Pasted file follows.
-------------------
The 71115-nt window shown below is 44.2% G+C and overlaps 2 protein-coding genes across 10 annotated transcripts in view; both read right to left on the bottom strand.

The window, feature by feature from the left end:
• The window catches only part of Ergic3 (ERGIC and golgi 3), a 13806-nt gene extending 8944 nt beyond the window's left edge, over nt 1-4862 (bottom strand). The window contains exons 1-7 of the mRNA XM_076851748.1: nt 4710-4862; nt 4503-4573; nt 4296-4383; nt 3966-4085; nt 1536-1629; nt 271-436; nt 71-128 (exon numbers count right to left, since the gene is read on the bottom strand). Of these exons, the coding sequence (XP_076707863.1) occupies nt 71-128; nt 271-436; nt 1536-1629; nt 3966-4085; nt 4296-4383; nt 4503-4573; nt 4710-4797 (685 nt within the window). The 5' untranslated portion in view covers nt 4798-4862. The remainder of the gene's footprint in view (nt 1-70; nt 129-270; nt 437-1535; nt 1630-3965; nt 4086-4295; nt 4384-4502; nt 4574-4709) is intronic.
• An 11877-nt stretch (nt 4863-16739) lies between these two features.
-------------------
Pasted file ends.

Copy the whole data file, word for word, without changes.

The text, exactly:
The 71115-nt window shown below is 44.2% G+C and overlaps 2 protein-coding genes across 10 annotated transcripts in view; both read right to left on the bottom strand.

The window, feature by feature from the left end:
• The window catches only part of Ergic3 (ERGIC and golgi 3), a 13806-nt gene extending 8944 nt beyond the window's left edge, over nt 1-4862 (bottom strand). The window contains exons 1-7 of the mRNA XM_076851748.1: nt 4710-4862; nt 4503-4573; nt 4296-4383; nt 3966-4085; nt 1536-1629; nt 271-436; nt 71-128 (exon numbers count right to left, since the gene is read on the bottom strand). Of these exons, the coding sequence (XP_076707863.1) occupies nt 71-128; nt 271-436; nt 1536-1629; nt 3966-4085; nt 4296-4383; nt 4503-4573; nt 4710-4797 (685 nt within the window). The 5' untranslated portion in view covers nt 4798-4862. The remainder of the gene's footprint in view (nt 1-70; nt 129-270; nt 437-1535; nt 1630-3965; nt 4086-4295; nt 4384-4502; nt 4574-4709) is intronic.
• An 11877-nt stretch (nt 4863-16739) lies between these two features.